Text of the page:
A study examined the difference in prescribing patterns between pediatricians and dermatologists when it came to acne treatments.
A study published in the Journal of Investigative Dermatology, investigated whether differences existed in how pediatricians and dermatologists prescribed acne treatments to patients.1
The study was a population-based, cross-sectional analysis using data from the National Ambulatory Medical Care Survey from 2002 to 2016 for pediatric patients ages 18 or younger.
There were 45.8 million outpatient acne visits for pediatric patients. With the data broken down, 54% of visits were conducted by dermatologists, 28% by pediatricians, and 18% by other providers. Compared to pediatricians, dermatologists treated older patients with a mean of 15.4 years versus 13.1 years old.
Dermatologists also saw a higher proportion of White patients (92.8% vs 79.7%), non-Hispanic patients (86.8% vs 76.9%), and patients with private insurance (83.1% vs 69.5%) compared to pediatricians.
The most frequently prescribed medication classes by both dermatologist and pediatricians included topical retinoids at 41% and topical combination therapies at 20.1%.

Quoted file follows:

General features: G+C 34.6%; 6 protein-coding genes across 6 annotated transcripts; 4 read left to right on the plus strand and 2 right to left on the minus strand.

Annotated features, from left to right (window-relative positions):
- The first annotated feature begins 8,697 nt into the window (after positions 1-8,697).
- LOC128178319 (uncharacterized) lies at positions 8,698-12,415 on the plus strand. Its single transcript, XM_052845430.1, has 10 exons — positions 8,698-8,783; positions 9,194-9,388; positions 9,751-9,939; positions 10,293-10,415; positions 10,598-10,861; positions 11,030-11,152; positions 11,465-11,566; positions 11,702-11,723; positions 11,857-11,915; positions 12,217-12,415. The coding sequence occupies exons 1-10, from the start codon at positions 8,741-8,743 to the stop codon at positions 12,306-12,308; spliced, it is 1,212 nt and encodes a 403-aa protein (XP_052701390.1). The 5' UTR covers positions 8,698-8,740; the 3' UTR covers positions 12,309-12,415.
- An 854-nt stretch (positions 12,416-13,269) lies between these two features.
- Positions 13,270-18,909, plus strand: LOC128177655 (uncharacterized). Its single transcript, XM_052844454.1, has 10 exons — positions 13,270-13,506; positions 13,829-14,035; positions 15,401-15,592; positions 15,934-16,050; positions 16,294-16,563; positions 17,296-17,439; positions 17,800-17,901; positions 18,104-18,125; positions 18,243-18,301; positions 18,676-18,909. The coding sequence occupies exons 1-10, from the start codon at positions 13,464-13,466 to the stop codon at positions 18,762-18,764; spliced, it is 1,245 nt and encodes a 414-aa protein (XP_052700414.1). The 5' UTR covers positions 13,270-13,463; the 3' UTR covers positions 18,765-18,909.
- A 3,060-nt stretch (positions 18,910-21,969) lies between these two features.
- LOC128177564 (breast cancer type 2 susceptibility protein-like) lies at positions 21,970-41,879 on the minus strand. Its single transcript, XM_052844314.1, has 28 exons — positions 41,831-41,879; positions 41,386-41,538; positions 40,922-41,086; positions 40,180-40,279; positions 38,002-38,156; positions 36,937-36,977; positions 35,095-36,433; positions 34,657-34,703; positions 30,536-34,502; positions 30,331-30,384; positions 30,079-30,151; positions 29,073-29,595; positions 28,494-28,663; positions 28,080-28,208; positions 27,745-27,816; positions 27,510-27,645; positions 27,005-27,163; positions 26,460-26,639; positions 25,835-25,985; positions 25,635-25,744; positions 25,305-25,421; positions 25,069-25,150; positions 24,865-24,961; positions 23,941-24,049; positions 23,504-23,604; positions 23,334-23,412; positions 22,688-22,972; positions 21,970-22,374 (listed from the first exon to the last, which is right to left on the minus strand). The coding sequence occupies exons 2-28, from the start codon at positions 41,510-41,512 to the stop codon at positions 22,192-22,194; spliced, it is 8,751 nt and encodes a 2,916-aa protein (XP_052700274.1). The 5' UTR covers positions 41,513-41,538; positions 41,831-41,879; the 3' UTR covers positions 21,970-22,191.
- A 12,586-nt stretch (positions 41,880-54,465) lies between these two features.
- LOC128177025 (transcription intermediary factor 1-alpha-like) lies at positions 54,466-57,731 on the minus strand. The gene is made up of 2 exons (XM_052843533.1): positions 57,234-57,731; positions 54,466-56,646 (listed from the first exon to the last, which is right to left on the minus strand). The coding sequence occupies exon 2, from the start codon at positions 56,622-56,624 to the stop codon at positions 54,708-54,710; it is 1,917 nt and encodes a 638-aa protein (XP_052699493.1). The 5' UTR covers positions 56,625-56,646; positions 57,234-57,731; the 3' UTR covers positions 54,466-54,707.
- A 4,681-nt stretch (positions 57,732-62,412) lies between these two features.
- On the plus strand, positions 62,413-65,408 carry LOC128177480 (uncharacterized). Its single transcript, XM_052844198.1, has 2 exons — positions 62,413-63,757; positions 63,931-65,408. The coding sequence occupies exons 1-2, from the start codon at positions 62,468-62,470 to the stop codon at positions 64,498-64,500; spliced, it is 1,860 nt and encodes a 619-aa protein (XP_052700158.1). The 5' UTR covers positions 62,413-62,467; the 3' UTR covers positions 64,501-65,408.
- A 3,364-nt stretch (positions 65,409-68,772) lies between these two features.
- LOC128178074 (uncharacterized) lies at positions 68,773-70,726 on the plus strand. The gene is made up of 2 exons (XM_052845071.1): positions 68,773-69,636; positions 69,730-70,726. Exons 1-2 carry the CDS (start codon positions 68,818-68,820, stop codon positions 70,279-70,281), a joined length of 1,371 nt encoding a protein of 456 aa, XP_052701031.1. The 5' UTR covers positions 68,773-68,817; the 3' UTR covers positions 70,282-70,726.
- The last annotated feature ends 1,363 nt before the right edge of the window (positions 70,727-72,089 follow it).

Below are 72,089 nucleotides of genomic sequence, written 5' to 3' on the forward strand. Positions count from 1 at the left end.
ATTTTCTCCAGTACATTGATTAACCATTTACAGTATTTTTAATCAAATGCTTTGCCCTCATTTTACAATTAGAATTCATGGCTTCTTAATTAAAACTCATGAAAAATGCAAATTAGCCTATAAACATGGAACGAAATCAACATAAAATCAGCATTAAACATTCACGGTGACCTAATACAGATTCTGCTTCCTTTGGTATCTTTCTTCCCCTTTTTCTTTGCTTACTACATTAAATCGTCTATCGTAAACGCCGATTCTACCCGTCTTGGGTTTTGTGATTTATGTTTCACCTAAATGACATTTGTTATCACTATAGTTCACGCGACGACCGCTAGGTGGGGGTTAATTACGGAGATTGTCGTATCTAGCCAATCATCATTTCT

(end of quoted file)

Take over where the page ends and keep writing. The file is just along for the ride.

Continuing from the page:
Compared to patients seen by dermatologists, patients seen by pediatricians were 71% less likely to receive topical retinoids, 48% less likely to receive topical antibiotics, and 53% less likely to receive oral antibiotics.1
Pediatricians prescribed topical retinoids, topical antibiotics, and oral antibiotics less frequently compared to dermatologists. According to the authors of the study, it is important to understand these differences in prescribing patterns for acne care and to identify potential educational gaps.
This article was originally published on Dermatology Times.
1. Jones M, Pourali S, Kohn AH, et al. 240 Differences in Acne Therapy Prescribing Patterns Between Pediatricians and Dermatologists. J Invest Dermatol. 2021;141(5):S43. doi:10.1016/j.jid.2021.02.262